The aim of the EPSRC Centre for Doctoral Training in Graphene Technology is to build a world-class cohort of young scientists who can become the next generation of high-tech entrepreneurs and technology leaders in the field of graphene technology.
The Centre’s vision is to take graphene, related layered materials and hybrids to a point where they can revolutionise flexible, wearable and transparent (opto)electronics, with a manifold return in innovation and exploitation. The four-year course offered by the Centre comprises an initial MRes year, followed by a three-year PhD programme.
The objectives of the programme are to:
Graduates from the MRes programme will have developed knowledge, skills and experience in the following broad areas:
By the end of the PhD, successful students will have produced original work making a significant contribution to
knowledge in the area of graphene technology.
All students who pass the MRes year will proceed to study for the PhD if they have demonstrated adequate research potential (such potential is normally demonstrated simply by passing the MRes year). Note that, as for all Cambridge PhDs, the first year of the PhD (the year after the MRes) is still probationary and students will be required to pass a first-year assessment.
In the first year, students will undertake structured programme consisting of:
Successful MRes students will then proceed to a three-year programme of supervised doctoral research, during which time they will continue to be supported by the CDT. They will continue to participate in lunch meetings, in the Weekly Advanced Technology Lectures, and in workshops on various aspects of industry and research.
The numbers given below reflect the MRes year only.
|One to one supervision||
Students will have approximately 20 hours of contact time with the Principal Investigator on each mini-project (40 hours total). Some of this will take the form of group meetings with other students on the project; one-to-one meetings will be organised as required to discuss individual project progress and resolve difficulties. Additionally, every student will be assigned both a primary and a secondary daily supervisor in the laboratory in which the project is based; in each mini-project, students can expect approximately 40 hours of contact time with their primary supervisors and 30 hours with their secondary supervisors.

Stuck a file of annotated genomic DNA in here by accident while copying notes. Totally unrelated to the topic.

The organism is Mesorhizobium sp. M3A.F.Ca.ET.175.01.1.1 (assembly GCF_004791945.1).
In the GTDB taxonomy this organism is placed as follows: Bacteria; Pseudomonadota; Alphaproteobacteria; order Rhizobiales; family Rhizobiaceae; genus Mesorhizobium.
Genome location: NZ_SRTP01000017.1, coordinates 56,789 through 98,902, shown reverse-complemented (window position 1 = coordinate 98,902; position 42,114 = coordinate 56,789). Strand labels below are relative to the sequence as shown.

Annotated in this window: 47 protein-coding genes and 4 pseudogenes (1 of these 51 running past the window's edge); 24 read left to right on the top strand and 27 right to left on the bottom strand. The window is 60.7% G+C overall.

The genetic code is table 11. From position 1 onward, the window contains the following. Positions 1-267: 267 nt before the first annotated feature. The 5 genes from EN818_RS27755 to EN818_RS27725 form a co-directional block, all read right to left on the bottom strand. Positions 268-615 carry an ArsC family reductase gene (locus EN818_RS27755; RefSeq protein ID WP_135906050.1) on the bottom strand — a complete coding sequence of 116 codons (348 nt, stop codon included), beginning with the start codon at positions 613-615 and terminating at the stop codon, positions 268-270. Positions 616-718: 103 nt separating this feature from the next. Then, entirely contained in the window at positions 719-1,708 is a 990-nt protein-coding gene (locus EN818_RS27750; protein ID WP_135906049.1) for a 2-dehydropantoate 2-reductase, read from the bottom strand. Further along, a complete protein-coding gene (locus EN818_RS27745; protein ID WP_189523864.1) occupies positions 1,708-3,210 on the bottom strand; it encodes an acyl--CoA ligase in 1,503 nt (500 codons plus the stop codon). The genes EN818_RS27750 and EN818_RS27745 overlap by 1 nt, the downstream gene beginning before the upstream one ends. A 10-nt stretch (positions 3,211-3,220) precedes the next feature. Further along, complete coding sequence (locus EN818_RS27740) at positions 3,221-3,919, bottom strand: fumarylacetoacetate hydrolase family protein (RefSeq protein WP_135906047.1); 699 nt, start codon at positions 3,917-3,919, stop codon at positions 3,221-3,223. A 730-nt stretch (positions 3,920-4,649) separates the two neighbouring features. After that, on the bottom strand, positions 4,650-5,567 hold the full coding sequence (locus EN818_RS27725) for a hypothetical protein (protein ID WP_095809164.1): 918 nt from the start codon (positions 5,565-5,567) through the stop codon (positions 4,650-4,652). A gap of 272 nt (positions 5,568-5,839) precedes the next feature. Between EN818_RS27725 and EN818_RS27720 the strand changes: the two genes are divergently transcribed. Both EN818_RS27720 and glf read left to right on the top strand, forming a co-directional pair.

|Seminars & classes||
55 hours per year
Approximately 100 hours per year
120 hours per year
Prior to each short project, students will be required to do a literature review. Literature will also be recommended pertaining to the research skills training.
At the end of the MRes, students will conduct a literature review over a month-long period in preparation for the PhD.
One of the two short projects will be based in industry.
Students can expect to receive reports at least termly on the Cambridge Graduate Supervision Reporting System. They will receive comments on items of coursework, and will have access to a University supervisor for their dissertation. All students will also have personal access to the Course Director and the other staff delivering the course.
At the end of the second year of the degree (the first year of the PhD programme), students will be required to submit a report of 10,000 to 15,000 words.
The doctoral dissertation must be submitted by the end of the fourth year (the third year of the PhD programme) and must not exceed 65,000 words. A compulsory viva voce examination will follow the submission of the dissertation.
Some of the research skills sessions will be assessed by course-work (i.e, post-laboratory reports).
A major component of the degree is the completion of two individual mini-projects, each of which is assessed through a dissertation of up to 8,000 words.
The core courses will be assessed by written examination.
The experiments undertaken during some of the research skills sessions will be assessed during those sessions.
Students who fail the examinable components may be further assessed through a viva.
Universities in the United Kingdom use a centralized system of undergraduate application: University and College Admissions Service (UCAS). It is used by both domestic and international students. Students have to register on the UCAS website before applying to the university. They will find all the necessary information about the application process on this website. Some graduate courses also require registration on this website, but in most cases students have to apply directly to the university. Some universities also accept undergraduate application through Common App (the information about it could be found on universities' websites).
Both undergraduate and graduate students may receive three types of responses from the university. The first one, “unconditional offer” means that you already reached all requirements and may be admitted to the university. The second one, “conditional offer” makes your admission possible if you fulfill some criteria – for example, have good grades on final exams. The third one, “unsuccessful application” means that you, unfortunately, could not be admitted to the university of you choice.
All universities require personal statement, which should include the reasons to study in the UK and the information about personal and professional goals of the student and a transcript, which includes grades received in high school or in the previous university.